Nearly all of the early collections of Chinese dress and textiles in North American museums ultimately are traced to the Beijing art market. This continuing series highlights some of the personalities involved with the movement of Ming (1368-1644) and Qing dynasty (1644-1911) artifacts from China to the West. The deluge of Chinese textiles in the Beijing art market from the period of regime change in 1911 to the Japanese invasion in 1937 was staggering.
Part 3 William Christian Paul
Unlike Crofts or Krenz, who were well known to museums for their knowledge and expertise, Paul only came to attention of the Metropolitan Museum of Art after his will was probated in 1930.
His bequest of 1065 pieces of Chinese dress and fabric, according the Alan Priest the curator of the Asian Department, made “the Metropolitan Museum of Art collection of Chinese textiles the best in any museum in the world, with the exception of the Imperial Palace Museum of Peking [sic],…” (Alan Priest, “The William Christian Paul Bequest of Chinese Textiles,” in Bulletin of the Metropolitan Museum of Art, July, 1930, vol. XXV, no. 7, p. 162). Hyperbole aside, it was, and is, a remarkable holding to have existed largely under the radar through out the early decades of the 10th century.
The collection includes significant examples of imperial court textiles including a rare silk and gold tapestry woven (kesi) robe of late 17th or early 18th century date. Originally made to celebrate an imperial birthday, it remains an outstanding treasure of the Metropolitan Museum of Art.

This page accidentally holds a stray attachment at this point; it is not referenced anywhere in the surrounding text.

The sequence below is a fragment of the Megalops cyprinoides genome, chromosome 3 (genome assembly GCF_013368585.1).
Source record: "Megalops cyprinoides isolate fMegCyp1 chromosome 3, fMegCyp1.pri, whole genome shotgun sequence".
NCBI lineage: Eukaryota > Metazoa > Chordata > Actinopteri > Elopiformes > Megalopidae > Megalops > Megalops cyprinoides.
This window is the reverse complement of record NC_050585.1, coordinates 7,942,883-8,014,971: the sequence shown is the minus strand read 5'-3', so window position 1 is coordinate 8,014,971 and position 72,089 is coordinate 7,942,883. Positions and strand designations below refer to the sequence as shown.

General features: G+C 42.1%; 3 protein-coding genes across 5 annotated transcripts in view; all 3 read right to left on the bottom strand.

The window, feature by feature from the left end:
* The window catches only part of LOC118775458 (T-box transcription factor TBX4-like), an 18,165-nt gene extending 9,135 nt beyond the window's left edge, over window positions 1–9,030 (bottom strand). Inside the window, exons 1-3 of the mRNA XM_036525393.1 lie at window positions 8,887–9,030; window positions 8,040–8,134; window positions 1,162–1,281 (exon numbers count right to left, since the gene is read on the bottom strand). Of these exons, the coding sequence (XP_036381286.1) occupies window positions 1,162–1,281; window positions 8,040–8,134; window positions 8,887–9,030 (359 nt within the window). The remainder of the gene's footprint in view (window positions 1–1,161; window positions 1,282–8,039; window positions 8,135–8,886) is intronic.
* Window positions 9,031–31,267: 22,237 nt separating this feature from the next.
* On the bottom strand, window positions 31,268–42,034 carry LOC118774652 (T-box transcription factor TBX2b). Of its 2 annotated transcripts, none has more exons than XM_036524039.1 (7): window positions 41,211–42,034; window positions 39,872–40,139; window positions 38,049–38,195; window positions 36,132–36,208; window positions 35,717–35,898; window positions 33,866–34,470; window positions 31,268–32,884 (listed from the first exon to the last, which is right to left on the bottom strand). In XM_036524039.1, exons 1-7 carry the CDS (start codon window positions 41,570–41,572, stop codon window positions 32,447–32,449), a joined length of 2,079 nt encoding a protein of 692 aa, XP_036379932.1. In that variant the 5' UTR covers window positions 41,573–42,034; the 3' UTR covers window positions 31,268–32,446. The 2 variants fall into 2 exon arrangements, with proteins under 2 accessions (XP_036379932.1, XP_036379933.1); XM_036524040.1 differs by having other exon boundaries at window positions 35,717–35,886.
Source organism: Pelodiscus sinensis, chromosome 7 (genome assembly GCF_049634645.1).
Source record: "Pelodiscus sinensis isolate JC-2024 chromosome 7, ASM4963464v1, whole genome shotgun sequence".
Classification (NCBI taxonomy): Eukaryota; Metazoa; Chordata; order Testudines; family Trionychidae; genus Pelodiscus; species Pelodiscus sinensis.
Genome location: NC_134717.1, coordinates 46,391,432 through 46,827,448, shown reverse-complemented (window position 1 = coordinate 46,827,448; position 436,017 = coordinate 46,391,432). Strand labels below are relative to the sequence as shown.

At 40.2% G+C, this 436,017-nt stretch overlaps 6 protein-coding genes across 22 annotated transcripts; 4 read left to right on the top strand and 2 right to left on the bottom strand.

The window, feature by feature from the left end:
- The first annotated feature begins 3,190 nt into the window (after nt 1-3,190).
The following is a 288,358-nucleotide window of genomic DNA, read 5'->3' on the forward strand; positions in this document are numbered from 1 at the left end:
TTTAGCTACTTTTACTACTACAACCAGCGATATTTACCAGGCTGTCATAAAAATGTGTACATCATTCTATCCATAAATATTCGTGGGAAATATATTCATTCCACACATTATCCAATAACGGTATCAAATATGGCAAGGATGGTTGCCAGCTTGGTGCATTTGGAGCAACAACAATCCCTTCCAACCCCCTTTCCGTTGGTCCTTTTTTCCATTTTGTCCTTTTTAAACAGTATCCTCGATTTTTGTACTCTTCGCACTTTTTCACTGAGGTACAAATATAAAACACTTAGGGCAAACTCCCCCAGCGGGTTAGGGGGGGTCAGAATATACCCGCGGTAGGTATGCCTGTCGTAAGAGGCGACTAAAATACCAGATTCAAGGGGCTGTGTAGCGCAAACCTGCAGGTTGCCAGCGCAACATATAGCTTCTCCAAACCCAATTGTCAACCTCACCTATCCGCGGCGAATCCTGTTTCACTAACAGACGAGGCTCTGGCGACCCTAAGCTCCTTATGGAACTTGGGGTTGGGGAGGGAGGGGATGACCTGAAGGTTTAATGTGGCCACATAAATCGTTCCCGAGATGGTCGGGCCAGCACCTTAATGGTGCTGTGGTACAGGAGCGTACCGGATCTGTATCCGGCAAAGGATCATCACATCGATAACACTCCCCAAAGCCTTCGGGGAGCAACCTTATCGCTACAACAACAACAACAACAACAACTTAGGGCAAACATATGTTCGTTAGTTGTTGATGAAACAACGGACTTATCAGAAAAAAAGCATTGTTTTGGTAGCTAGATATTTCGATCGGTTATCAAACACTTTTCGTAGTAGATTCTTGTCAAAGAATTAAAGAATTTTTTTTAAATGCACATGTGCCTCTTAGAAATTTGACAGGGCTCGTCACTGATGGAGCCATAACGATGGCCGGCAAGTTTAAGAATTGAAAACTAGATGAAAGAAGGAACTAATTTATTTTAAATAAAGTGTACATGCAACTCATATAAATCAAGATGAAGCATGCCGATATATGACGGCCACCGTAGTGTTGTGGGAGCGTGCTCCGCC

A cloth of state for a male relative of the emperor is emblazoned with a five clawed dragon.
A particularly refined rank badge (buzi) for civil official is embellished with fresh water pearls, which were especially valued by the Manchu court as tokens of their original homeland along the Amur River. Spectacularly large pearls were reserved exclusively by the emperor. Small seed pearls, although costly, were occasionally used by less grand courtiers.
William Christian Paul was born in Albany, New York in 1871, one of five boys. The family moved to the small city of Oneonta, in central New York. He learned telegraphy and worked in the railroad offices there. In 1896-99 he travelled to Alaska to join the Klondike Gold Rush. He obviously did not strike it rich; but in 1908 made a “health trip” around the world, at which time he became interested in collecting. We might assume Beijing was on the itinerary and that he may have visited the various markets for art or used clothing that had begun to flourish in China as the Qing dynasty was collapsing. There is no explanation as to why he was attracted to Chinese dress and fabrics.
Paul’s collection reveals a broad interest in Chinese textiles and a taste for superlative technique in weaving and embroidery. An imperial embroidered thangka is dated 1778.
The bulk of the collection consists of accessories for the hand and for garments that exhibit exquisite needlework.
William Paul never married and for many years lived with a brother in Mount Vernon, New York, north of the city. He was employed in the applications bureau of the Metropolitan Life Insurance Company in New York City for nearly 20 years. But on his own time William became a connoisseur and expert in Chinese textile arts, expending most of his income acquiring beautiful textiles and studying them at night and when he was not at his office job. There is no record of the sources for Paul’s collection. He may have acquired some pieces in Asia, but most probably pieces came through New York sources, such as Yamanaka & Company at 680 Fifth Avenue and the auction at American Art Association Galleries on Madison Avenue at 56th Street and The Anderson Galleries on Park Avenue at 59th Street.
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William Paul died in Manhattan, New York 12 January 1929 at age 58.